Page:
Crop Disease Research Institute (CDRI) role in Food Security of Pakistan
MURREE: (APP) The Crop Disease Research Institute (CDRI) has been playing vital role in ensuring food security in the country by timely detecting wheat crop diseases through its state-of-the-art laboratory established here since 1960.
The institute is a unique and first research facility in the country which had played a key role in 1960s to bringing green revolution in Pakistan and it became first country in the world where green revolution took place.
"The institute releases two to three new wheat varieties every year and so far over 100 wheat varieties has been released to increase disease resistance in the wheat crop which ultimately helps in enhancing wheat production with a minimum input cost", Dr. Javed Iqbal Mirza, Principal Scientific Officer and Incharge of the Institute told a group of media persons who visited the laboratory here on Wednesday.
He said the institute had helped in protecting wheat diseases, contributing to ensure food security, sharing rust data, curtailing Ug99, collecting and testing wheat diseases samples, genetic stock analysis to identify gene having resistance.
He claimed that the institute was the only facility of its kind in the whole South Asian region which shares its research outcomes not only within the country but also with all agriculture scientists around the world which helps in curtailing the diseases in time and producing new disease resistant varieties.
"Not only Pakistani breeders and pathologists visit the institute in a bid to get training and to avail the state-of-the-art lab facility but also numerous international pathologists and scientists visit the institute and stay here for as long as they wish.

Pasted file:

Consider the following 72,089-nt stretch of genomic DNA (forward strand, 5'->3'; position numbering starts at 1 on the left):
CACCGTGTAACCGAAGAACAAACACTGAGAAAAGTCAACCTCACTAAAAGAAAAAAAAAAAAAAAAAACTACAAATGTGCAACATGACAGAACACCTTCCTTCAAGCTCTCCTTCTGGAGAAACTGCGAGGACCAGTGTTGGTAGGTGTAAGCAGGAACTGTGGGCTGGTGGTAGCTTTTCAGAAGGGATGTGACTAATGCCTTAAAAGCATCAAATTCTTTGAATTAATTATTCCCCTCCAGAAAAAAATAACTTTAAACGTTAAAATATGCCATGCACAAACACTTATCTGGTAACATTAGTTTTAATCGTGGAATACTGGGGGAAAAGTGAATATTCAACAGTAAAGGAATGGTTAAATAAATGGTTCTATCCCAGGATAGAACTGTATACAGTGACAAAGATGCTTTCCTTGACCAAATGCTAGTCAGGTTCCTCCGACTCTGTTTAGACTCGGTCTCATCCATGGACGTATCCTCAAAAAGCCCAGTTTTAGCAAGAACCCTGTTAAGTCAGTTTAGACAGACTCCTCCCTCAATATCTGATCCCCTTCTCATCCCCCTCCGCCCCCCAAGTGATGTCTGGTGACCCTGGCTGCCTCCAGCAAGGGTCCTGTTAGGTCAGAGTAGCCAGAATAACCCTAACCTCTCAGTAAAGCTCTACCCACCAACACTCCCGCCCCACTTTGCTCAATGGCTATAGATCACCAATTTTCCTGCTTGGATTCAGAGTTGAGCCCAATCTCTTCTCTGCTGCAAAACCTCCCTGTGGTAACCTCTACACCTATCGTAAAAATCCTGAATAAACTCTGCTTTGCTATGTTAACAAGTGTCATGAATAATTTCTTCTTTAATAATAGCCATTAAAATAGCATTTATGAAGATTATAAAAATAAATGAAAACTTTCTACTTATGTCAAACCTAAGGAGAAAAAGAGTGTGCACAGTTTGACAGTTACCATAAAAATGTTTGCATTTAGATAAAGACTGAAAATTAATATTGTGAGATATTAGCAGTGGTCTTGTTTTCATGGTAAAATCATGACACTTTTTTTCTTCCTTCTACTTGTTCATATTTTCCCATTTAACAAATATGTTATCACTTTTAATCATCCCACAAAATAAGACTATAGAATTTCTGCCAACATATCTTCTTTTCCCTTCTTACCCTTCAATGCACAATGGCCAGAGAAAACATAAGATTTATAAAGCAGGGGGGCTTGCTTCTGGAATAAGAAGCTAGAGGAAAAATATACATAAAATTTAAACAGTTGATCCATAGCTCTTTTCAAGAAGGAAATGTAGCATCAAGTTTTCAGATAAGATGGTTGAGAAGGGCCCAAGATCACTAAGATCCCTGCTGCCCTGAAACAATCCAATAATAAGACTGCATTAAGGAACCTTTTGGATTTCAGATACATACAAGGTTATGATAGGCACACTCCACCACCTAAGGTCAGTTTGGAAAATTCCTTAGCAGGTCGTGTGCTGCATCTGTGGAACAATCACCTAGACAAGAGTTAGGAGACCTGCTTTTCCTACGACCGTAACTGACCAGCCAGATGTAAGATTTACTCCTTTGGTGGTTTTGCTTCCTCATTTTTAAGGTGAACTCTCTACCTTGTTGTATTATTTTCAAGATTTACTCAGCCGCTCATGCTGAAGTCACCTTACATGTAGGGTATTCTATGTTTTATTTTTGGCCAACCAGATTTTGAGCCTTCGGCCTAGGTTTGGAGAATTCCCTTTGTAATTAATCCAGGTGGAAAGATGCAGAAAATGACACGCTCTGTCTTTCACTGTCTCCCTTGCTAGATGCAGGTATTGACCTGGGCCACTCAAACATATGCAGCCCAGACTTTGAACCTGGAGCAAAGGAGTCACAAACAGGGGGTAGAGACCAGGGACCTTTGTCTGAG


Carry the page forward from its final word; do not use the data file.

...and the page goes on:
He said these were the efforts of this institute that Pakistan had become self-sufficient in wheat and the wheat growers were also taking benefit by utilizing the new varieties of wheat seed produced by the institute.
Dr Javed informed that the work had been started even before partition of Pakistan and India for the set up of this program.
In 1958 it was started as cereal diseases research station at Karachi and considering the hot climatic conditions of Karachi and following the example of Indian rust lab in Shimla, the station was moved to Murree Hills in 1960, he added.
Earlier the group of journalists whose visit was arranged by Pakistan
Agriculture Research Council (PARC) also visited Rawal Watershed Field Station at Satrameel.
During visit to PARC Rawal Watershed Field Station at Satrameel, the media persons witnessed various research and development activities at the station.
Dr. Ghani Akbar, Senior Engineer and Project Incharge of the Station briefed them that the Station was one of the field sites of PARC that stretched over over an area of 47 acres of land with 42 acres covered with forest trees and five acres covered with high value agriculture.
Various soil and water conservation practices including biological measures (forest, land cover), engineering measures (loose rock check dams, rainwater harvesting ponds, gabion netted structures, groundwater recharge through dug wells, solar and gravity driven high efficiency irrigation systems), livelihood improvement interventions (fruit plants, off-season vegetables using tunnel farming, nursery raising, cereal crops) have been demonstrated at this site.
The station is frequently used for capacity building training, visits and field days.